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Sri Kandaswamy Kovil in Malaysia

June 05,2008 


History :The Ceylon Tamils' main areas of origin are the Northern and Eastern Provinces of Sri Lanka. The chief area of settlement of the Tamils in Sri Lanka is the Jaffna Penisula with Jaffna as its metropolis. The Jaffna Penisula was under Portuguese rule from 1620 and later in 1685 it came under the domination of the Dutch. The British took over control of the Penisula in 1795. It was only from 1850 that the British began to develop Jaffna and introduce English education - which became very popular with the Tamils. Soon bilingual schools (English and Tamil began to sprout all over Jaffna and it is said that 'within the radius of a mile there are found several colleges and schools for boys and girls in the town of Jaffna. These colleges and schools were soon to become the 'factories' supplying the English Language trained man-power needs for the development of Ceylon and Malaya.

After the Treaty of Pangkor in 1874, the British embarked upon the construction of roads, railways, schools, hospitals and government offices in the Malaya Penisula, to develop the country and to increase its revenue.

'It was to meet those early problems that Malaya looked to its older sister Ceylon for help and probably, the then Governor of the Straits Settlements secured the despatch to Perak of the 2nd division of the Ceylon Pioneer Corp. 'So it fell to the Ceylonese to survey the railways and to build and man them, to be apothecaries in the hospitals, to be technical assistants to qualified engineers and to staff the clerical services on which an expanding government was bound increasingly to depend. 's

In Kuala Lumpur, the Ceylon Tamil population was mainly concentrated in Brickfields and Sentui because of the proximity of the Administrative Centre of the Malayan Railway (opposite the railway station) and the Sentul Workshop. The Government provided accomodation for the white and the blue collar workers in these areas. The Ceylon Tamils living in both these areas were devout Saivites and as they fervently believed that 'no one should live in a place that has no Temple ', they soon began to organize themselve into Associations.

Temples and associations began to sprout in areas where there was a sizeable community. The railway staff residing in the Brickfields area, many of whom were students of Saiva Siddhanta Asiriar Sivapadasundaranar, an acknowledged follower of Sri La Sri Arumuga Navalar, felt that there was an urgen need for a place of worship in accordance with the Saiva Agamas. They were anxious to have a temple in order to practise and observe the Saiva Siddhantha Tenets and religious observances such as 'Viratham' (fasting), 'Thithis' (commemoration rituals), 'Punniyaahavaasam' (purification ceremony), 'Kantha Sasthy' and other observances and festivals. With this in view, on 24th December, 1890 a group of Ceylon Saivites met at the residence of one Mr. V. Sinnapah, Acting Traffic Inspector, Malayan Railway and an influential member of the Ceylon Tamil Community. At that meeting it was decided (a) to build a temple to worship Lord Subramaniam and (b) to purchase an appropriate land to build the temple.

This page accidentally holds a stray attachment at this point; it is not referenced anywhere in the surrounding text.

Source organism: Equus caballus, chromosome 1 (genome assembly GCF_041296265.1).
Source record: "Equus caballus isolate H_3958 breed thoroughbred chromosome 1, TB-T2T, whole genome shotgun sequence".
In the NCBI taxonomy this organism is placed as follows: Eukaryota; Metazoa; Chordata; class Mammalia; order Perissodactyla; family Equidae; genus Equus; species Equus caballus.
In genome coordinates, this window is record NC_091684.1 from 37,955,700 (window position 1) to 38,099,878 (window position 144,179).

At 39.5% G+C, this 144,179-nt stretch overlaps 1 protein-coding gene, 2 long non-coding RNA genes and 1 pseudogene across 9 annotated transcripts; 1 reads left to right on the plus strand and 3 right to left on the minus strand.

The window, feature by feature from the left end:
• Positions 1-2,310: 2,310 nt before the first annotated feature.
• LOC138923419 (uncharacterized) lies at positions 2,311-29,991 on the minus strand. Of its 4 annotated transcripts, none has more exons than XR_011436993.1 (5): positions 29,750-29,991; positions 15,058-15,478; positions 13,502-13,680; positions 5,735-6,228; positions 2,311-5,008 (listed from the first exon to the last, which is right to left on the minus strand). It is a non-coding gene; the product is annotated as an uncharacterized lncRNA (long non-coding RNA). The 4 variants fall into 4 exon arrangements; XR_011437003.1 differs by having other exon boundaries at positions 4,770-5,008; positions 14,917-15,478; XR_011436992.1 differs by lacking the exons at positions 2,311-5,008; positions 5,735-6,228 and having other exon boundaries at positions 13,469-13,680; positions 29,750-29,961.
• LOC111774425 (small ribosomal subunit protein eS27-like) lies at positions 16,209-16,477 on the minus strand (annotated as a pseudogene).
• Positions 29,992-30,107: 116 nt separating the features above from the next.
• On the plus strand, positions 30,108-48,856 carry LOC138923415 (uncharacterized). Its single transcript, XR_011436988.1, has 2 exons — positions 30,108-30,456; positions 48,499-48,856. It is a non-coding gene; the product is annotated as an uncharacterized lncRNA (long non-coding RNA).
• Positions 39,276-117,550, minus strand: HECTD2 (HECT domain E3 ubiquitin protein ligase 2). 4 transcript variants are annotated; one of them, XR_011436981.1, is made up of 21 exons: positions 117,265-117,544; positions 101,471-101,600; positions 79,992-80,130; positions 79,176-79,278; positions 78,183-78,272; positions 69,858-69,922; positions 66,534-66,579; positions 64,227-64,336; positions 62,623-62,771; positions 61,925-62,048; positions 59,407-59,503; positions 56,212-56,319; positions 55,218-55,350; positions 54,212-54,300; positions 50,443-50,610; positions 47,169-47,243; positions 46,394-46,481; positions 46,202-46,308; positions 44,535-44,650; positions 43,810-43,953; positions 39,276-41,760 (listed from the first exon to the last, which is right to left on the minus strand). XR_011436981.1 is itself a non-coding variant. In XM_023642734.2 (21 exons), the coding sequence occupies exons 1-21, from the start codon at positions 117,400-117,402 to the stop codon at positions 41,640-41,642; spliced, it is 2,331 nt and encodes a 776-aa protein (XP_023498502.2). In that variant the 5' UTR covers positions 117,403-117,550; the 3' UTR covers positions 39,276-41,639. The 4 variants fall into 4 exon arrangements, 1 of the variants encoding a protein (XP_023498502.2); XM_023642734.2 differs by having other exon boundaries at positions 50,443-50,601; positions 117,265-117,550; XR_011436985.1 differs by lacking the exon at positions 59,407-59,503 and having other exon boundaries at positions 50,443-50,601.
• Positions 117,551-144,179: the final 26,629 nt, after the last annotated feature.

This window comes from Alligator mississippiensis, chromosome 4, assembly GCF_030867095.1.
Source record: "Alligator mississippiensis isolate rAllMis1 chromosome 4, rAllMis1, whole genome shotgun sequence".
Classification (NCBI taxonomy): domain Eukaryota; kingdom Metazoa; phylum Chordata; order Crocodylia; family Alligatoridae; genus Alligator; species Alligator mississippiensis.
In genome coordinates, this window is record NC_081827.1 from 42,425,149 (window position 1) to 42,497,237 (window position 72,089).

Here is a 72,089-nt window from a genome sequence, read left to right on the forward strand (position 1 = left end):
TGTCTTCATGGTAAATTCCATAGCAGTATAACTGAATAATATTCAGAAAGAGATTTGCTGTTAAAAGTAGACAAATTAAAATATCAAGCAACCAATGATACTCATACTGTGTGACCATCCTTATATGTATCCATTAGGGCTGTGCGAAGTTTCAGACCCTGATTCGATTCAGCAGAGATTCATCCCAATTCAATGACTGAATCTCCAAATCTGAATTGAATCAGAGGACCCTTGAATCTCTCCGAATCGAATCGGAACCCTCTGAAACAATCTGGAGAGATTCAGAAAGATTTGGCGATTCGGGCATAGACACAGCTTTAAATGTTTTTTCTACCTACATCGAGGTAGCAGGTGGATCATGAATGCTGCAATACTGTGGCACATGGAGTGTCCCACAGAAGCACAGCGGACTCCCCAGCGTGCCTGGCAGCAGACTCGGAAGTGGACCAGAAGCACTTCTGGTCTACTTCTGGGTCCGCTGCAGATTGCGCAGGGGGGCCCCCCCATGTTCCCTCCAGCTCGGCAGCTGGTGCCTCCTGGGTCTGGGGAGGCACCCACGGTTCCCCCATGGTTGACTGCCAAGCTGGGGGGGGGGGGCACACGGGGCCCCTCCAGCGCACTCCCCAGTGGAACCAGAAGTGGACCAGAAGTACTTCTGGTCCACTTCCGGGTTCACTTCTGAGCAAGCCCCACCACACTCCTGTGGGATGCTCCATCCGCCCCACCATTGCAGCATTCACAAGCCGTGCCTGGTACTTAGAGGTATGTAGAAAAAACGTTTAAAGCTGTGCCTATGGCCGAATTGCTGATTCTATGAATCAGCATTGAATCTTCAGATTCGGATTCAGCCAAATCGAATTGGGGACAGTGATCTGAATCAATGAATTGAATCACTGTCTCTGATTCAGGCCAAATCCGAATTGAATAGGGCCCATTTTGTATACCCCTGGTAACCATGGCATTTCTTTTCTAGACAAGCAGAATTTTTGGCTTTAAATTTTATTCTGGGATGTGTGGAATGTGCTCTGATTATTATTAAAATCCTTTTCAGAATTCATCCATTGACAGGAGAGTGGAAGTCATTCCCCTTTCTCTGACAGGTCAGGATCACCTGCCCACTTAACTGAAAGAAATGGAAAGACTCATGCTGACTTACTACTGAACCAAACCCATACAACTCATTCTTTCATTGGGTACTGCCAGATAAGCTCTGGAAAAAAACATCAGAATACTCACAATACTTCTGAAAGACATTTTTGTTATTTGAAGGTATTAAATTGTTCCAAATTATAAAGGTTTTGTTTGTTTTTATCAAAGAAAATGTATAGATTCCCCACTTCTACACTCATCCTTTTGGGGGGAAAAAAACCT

The Sri Kandaswamy Temple was born on that December day.

The land between the closed end of the cul-de-sac of the present Jalan Scott and the Klang River was considered most appropriate for the proposed temple because of its central position and also because the land was quite empty. It was purchased by the Selangor Ceylon Tamil Association in 1901 and the construction of the Kandaswamy temple commenced about the year 1902. The land title was originally registered in the name of Mr. V. Sinnappah. The First group of Trustees was selected on 18th April 1903 to hold in trust the property purchased for the temple. On 18th July, 1903 Mr. V. Sinnappah transferred the two lots of land registered in his name to the trustees.

A 'Vel' was installed in the said land by His Holiness Sri Murugaswamy, an eminent Saivite, and a small temple with Gopuram was completed in 1909. The First Maha Kumba Abishegam of the Sri Kandaswamy Temple was held on 9th February, 1909 (Tamil year Keelaga 28th day of the Tamils month 'Thai'). Sri Kandaswamy Kovil, No.3, Lorong Scott, Brickfields, 50470 Kuala Lumpur, Malaysia

Tel: (6)03-2274 2987 Fax:(6)03-2274 0288


Temple’s official website:

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